This is NOT just another day in America. This is NOT "business as usual" in America…  Something is very, very wrong. 

And it is a worldwide phenomenon! Germany has had two mass murders in their high schools with body counts that beat Columbine. England had a massacre in the kindergarten class in Dunblain, Scotland, tragically forecasting Sandy Hook. Canada had the Taber, Alberta, school massacre. Finland has had three school massacres. In Norway, the killer got on an island and killed all their kids. In China, killers are going in the classrooms with knives and gutting and hacking the kids. In Belgium, a sicko got in the day care center and hacked 12 babies in the cribs, dressed as the Joker from the Batman movie. (All those European gun laws made THEM real safe, eh?)  

And we thought it wouldn't happen here!?  

And you think it's over now? The worst is yet to come. We will reap what we sow for a generation to come…Until we stop teaching our kids to kill.

FedUpVet December 19, 2012 at 01:42 PM
Finally, someone with intelligence with an explanation that makes sense. The same thing happens all over the world and usually without firearms. I guess those of a liberal nature won't like these facts since they always want to blame the weapon and not the horrible person who commits these acts.
Jim Descher December 19, 2012 at 01:59 PM
Once again a gun advocate has spoken. He makes several good points about video gaming and certainly let's explore mental health issues and their place in these horrible events. My problem is that he wants everyone to dissociate guns from gun violence. You can't have it both ways! If gun advocates continue to be unbending with their stance that people have the right to own any weapon, including assault weapons, then they have to accept some responsibility when these weapons are used in massacres. I find it laughable that he doesn't even want these murderers called shooters. Please. The guy in Connecticut used legally obtained guns and apparently spent time at shooting ranges with his mom honing his skills. Well, one correction, the guns were legally obtained up to the point when the shooter stole them from his mom and shot her in the face before heading to the school...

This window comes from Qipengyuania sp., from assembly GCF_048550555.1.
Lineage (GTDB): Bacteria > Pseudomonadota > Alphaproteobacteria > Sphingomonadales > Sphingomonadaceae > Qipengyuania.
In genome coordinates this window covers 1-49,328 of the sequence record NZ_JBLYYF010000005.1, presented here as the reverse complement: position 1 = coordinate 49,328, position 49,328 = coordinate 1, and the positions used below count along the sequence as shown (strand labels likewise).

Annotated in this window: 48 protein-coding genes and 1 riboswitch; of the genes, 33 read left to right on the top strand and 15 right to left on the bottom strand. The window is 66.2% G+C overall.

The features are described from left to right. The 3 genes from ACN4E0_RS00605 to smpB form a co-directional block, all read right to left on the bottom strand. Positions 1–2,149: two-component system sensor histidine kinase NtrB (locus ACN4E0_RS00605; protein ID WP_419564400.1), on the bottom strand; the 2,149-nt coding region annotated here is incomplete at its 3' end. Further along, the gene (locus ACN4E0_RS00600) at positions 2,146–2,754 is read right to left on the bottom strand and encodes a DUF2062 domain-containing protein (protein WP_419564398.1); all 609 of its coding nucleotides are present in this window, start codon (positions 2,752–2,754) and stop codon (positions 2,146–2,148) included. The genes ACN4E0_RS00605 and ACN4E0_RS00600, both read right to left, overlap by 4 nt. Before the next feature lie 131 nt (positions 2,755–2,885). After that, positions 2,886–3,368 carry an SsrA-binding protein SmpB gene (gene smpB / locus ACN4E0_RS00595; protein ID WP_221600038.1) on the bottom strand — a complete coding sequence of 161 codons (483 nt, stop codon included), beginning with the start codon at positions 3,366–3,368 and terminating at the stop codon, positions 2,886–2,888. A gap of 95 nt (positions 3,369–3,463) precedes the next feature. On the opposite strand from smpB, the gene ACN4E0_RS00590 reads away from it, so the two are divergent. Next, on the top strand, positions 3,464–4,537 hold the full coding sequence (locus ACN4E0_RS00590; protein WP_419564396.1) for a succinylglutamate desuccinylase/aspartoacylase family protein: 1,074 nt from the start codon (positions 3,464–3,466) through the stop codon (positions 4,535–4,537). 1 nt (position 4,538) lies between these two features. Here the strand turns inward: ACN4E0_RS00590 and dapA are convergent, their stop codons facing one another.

Caffeinated December 19, 2012 at 02:39 PM
"Once again a gun advocate has spoken." One in a series of many such "articles" provided by the Patch editors. Makes me think there's an agenda. Surely they can get ahold of some organization, activist, or author that actually thinks a ban on large capacity magazines and semiautomatic weapons might be a possibility.
Jim Descher December 19, 2012 at 05:04 PM
Caffeinated...I agree and have noticed the same thing. Sorry Patch, there has been no balance at all on this subject. It has been one pro gun story after another. Unfortunately I have read recent stories which put the number of guns in America at somewhere north of 300 million. Do we have anywhere to go but up? I am picturing schools in the near future with a military dressed guard holding a machine gun. Perfect atmosphere for the kids huh? I don't want everyone's guns. I want some sanity and real discourse on the subject of hunting and personal protection.
Jim Descher December 19, 2012 at 05:33 PM
JBP I messed up the last sentence of my last post. Here is the correction: Caffeinated...I agree and have noticed the same thing. Sorry Patch, there has been no balance at all on this subject. It has been one pro gun story after another. Unfortunately I have read recent stories which put the number of guns in America at somewhere north of 300 million. Do we have anywhere to go but up? I am picturing schools in the near future with a military dressed guard holding a machine gun. Perfect atmosphere for the kids huh? I don't want everyone's guns. I want some sanity and real discourse on the subject of semi-automatic weapons of war verses those guns for hunting and personal protection.
Ann Martel December 19, 2012 at 07:42 PM
I do agree that the Patch is one sided and I've noticed that on political issues as well. I also agree wholeheartedly with this article, though. I have been afraid of this for a long time. Violent games, movies, and televisions shows are being used as babysitters and true parenting and interacting with our children has been slowly put aside as unimportant. Even sports are becoming more violent. I have to wonder about our culture's view on mental illness and the fact that we would prefer to pretend that it isn't out there rather than treat it with the importance and respect that it deserves. I also wonder if mental illness and congenital mental problems, such as autism, are on the rise because of the toxins that we put in our and our children's environment. Toxins that have been tested already on animals and are known to cause neurological problems. On top of that, it is waaaay too easy to get semi-automatic weapons and assault rifles. I do not understand why anyone feels the need to own a weapon that is designed to kill as many people as possible in as little time as possible. I feel as though our children are all just guinea pigs in a giant experiment that has been creating the perfect environment for some pretty scary scenarios...scenarios that are playing out now.